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Oven rack placement and its effects on pie pastry...

post #1 of 6
Thread Starter 
I had an interesting question come to mind last night. Until now i had never really conisdered what impact rack placement in the oven might have on a pies pastry....

My question is: Does rack placement effect the doneness (browning, etc...) of pie pastry? Which leads to the next question, with pies that have juicy or savory fillings that may saturate a pie pastry and make it soggy, should it be placed on the lowest shelf, middle, or top to ensure a well baked crust?

FWIW - My oven is a bit older and has a radient heat coil in the bottom...
post #2 of 6
Thread Starter 
Nobody had any comments?
post #3 of 6
I find rack placement with an electric oven to be hugely important, not just with pies.

The amount of heat directed to the bottom of the pan is exponentially more when placed on the bottom shelf of an oven rather than the upper shelves. Just think about the difference between broiling a steak on the top shelf and then trying to broil it on the 2nd shelf from the top.

Another huge factor in this equation is the pie pan material. Black pans absorb heat, aluminum ones conduct heat more efficiently, glass pans allow radiant heat to pass through them. Everything produces slightly different results.

If you find that the filling is done cooking before the crust, definitely, lower the shelf. Or if the bottom crust is done before the filling, then bake it higher.

I don't really think that soggy pastry issues can be impacted that much by shelf placement. I would probably go with pre-baking in those instances.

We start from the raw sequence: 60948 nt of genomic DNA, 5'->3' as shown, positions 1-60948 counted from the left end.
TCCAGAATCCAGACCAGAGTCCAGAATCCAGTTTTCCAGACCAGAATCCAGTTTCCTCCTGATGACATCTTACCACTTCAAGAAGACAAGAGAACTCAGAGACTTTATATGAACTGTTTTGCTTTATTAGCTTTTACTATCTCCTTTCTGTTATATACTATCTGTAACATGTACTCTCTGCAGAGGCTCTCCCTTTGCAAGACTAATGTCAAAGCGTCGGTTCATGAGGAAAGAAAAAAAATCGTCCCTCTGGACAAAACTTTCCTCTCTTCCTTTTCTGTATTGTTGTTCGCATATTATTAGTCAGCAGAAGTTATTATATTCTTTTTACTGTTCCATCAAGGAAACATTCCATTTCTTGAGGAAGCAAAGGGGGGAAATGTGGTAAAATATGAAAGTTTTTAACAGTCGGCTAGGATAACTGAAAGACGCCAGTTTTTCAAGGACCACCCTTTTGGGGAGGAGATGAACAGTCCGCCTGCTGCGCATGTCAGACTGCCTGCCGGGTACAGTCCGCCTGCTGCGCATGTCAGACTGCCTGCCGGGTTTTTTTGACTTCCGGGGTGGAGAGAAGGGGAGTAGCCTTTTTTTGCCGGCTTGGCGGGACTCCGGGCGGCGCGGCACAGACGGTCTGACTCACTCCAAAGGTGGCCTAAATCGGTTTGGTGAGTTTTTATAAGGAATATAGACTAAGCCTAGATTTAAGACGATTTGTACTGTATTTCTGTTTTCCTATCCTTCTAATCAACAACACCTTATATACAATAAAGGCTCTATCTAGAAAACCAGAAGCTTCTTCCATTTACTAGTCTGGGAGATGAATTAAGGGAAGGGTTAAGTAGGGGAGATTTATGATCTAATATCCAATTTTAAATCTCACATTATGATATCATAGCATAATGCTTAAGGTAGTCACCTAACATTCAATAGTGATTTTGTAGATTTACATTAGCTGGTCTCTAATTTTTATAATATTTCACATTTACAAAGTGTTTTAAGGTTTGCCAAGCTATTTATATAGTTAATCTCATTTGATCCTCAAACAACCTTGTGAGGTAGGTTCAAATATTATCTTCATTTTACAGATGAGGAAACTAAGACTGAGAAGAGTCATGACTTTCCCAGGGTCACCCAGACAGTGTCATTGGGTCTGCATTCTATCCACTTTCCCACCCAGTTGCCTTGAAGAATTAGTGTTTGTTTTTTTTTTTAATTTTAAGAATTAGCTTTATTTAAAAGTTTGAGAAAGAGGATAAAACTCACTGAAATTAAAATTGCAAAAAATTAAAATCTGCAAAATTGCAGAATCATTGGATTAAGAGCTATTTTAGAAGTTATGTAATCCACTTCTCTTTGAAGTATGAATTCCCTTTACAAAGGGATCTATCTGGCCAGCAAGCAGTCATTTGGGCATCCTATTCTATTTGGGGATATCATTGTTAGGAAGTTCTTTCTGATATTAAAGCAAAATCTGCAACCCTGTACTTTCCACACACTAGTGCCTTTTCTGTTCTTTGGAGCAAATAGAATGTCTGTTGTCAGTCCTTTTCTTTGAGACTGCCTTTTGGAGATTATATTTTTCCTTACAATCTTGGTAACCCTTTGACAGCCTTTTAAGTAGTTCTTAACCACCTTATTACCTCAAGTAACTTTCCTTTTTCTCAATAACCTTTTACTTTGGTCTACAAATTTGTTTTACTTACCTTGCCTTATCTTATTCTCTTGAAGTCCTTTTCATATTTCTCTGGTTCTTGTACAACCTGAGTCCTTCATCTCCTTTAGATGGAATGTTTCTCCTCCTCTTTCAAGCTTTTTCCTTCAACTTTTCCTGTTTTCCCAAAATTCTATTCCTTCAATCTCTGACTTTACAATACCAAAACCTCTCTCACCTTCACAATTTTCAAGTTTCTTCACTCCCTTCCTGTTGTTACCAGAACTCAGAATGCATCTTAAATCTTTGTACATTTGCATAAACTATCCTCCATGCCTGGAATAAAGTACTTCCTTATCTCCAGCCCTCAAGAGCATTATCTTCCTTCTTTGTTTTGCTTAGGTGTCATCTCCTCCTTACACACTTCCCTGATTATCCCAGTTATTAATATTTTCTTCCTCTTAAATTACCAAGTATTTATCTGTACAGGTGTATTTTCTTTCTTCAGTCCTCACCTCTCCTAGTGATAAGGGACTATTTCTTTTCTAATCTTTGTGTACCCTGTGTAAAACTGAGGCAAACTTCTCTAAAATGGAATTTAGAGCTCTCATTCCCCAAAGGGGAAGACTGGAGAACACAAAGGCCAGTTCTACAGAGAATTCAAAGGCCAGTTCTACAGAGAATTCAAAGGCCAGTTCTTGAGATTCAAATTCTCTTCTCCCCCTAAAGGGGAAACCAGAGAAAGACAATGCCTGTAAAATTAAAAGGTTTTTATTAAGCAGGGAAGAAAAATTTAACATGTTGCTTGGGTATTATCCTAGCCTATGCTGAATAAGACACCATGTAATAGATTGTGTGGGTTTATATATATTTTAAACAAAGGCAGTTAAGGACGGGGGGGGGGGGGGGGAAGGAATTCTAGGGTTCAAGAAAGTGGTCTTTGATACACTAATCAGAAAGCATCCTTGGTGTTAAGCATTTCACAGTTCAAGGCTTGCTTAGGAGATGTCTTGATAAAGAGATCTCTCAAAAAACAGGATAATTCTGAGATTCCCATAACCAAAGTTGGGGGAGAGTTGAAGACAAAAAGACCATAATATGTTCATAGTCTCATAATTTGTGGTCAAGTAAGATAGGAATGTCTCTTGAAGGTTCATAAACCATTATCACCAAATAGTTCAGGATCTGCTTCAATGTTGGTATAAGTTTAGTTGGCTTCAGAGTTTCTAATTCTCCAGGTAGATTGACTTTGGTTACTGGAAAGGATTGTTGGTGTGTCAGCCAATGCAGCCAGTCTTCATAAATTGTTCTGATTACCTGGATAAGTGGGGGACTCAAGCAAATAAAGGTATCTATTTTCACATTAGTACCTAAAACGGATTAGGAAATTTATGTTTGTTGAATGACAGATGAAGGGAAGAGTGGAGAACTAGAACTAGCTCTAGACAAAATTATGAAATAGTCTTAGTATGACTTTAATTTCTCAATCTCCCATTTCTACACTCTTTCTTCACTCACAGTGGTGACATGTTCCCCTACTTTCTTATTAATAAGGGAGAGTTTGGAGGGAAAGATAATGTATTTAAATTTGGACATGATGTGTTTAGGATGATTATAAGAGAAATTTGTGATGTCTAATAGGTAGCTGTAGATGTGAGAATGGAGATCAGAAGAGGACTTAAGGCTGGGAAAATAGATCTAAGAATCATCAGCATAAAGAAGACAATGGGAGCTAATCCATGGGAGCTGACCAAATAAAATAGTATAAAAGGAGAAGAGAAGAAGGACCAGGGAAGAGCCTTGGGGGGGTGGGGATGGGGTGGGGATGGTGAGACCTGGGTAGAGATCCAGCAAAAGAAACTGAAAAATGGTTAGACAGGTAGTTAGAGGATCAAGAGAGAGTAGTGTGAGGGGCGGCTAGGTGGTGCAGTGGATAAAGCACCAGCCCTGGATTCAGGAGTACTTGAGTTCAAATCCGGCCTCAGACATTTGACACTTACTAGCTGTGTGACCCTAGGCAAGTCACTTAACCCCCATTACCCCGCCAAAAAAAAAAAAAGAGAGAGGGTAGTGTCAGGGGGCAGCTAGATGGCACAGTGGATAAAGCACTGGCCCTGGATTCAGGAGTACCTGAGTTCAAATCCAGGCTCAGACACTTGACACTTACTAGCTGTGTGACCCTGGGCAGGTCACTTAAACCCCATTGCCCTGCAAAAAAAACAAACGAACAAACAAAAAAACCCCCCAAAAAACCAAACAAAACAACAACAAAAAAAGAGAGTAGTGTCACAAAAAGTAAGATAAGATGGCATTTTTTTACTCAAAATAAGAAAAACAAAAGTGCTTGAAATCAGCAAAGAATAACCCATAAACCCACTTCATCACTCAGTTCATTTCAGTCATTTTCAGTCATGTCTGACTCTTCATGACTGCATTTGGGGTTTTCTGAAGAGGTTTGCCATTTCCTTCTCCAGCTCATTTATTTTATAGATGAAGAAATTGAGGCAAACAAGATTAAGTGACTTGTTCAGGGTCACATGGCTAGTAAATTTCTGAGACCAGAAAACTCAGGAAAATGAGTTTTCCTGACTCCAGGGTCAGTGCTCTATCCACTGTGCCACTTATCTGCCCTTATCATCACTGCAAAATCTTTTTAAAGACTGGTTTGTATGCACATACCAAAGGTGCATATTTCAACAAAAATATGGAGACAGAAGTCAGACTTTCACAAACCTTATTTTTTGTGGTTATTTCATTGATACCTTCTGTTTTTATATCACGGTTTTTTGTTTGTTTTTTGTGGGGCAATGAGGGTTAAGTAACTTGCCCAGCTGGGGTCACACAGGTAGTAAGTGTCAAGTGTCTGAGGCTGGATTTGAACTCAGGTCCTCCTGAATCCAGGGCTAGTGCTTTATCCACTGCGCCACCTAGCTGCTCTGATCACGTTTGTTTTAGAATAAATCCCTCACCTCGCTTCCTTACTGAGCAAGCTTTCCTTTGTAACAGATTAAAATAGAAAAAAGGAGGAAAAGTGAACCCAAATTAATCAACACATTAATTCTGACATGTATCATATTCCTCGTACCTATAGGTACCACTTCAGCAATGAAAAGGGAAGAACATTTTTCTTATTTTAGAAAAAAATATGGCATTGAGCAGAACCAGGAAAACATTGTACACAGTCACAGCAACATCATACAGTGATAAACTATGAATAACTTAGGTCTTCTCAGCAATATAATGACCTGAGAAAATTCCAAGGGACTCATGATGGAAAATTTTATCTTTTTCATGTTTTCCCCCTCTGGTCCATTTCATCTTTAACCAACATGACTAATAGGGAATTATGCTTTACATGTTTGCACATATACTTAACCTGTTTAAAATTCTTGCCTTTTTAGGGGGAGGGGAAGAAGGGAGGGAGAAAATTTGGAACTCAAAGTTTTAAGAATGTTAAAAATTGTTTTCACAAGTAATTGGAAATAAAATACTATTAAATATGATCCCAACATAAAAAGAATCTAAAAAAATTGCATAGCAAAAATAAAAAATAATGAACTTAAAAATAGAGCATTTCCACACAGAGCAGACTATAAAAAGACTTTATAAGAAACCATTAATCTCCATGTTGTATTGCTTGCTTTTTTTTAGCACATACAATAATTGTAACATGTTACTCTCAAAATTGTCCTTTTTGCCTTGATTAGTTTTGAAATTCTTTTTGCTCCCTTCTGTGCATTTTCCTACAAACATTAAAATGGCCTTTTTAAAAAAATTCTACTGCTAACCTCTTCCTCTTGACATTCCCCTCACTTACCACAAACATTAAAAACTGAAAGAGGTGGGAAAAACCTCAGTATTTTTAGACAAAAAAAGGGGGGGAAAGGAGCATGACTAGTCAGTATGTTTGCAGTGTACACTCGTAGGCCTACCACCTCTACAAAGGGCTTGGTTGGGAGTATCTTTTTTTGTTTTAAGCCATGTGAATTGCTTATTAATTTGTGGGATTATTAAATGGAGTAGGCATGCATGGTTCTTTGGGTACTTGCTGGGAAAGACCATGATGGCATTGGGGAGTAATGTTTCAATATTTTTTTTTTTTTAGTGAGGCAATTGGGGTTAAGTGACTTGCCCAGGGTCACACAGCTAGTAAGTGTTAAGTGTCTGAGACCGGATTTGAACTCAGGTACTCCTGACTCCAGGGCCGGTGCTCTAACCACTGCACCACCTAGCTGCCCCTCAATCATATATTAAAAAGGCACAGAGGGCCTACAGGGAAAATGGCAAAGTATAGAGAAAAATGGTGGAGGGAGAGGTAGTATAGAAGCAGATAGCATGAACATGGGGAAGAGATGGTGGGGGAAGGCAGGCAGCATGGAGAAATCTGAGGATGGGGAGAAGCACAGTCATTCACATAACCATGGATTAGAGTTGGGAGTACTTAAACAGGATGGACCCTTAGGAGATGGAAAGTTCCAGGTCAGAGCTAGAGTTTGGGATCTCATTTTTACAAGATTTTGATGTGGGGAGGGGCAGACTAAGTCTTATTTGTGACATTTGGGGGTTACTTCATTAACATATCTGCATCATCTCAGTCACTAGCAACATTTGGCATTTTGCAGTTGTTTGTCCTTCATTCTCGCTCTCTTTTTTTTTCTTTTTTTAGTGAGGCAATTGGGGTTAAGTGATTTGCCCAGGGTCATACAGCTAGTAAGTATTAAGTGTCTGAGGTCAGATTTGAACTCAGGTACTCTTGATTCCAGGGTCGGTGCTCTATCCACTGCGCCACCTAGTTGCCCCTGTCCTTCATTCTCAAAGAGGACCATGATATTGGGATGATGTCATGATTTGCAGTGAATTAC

post #4 of 6
Sorry-- I don't know WHY this post wasn't answered last time.

I agree with Scott123's answer, and want to add one thing: With double crust pies, where pre-baking isn't an option, I usually roll the bottom crust slightly thinner than the top, and put a sheetpan on the rack above the pies, keeping them on the bottom rack. Yes, oven placement makes a huge difference, even in a gas oven.
post #5 of 6
Thread Starter 
Thanks for the education ;)
post #6 of 6


i have noticed this also

i have to top shelf my pies or else i burn the 'bums' of the pies on the lower shelf, becuase it is getting to much radience from the lower element

but i can still bake them at 220 degrees c and they seem to brown and glaze up nicely.

if i have really bad problems, or im short of pies and have to make them to order i turn my oven up to 250 and place 3 flat oven trays on the shelf i have the pies on, which in this case will be the lower one

lowers the heat transference and being back onthe bottom shelf they dont brown on top to fast

"god i wish i had a combi"
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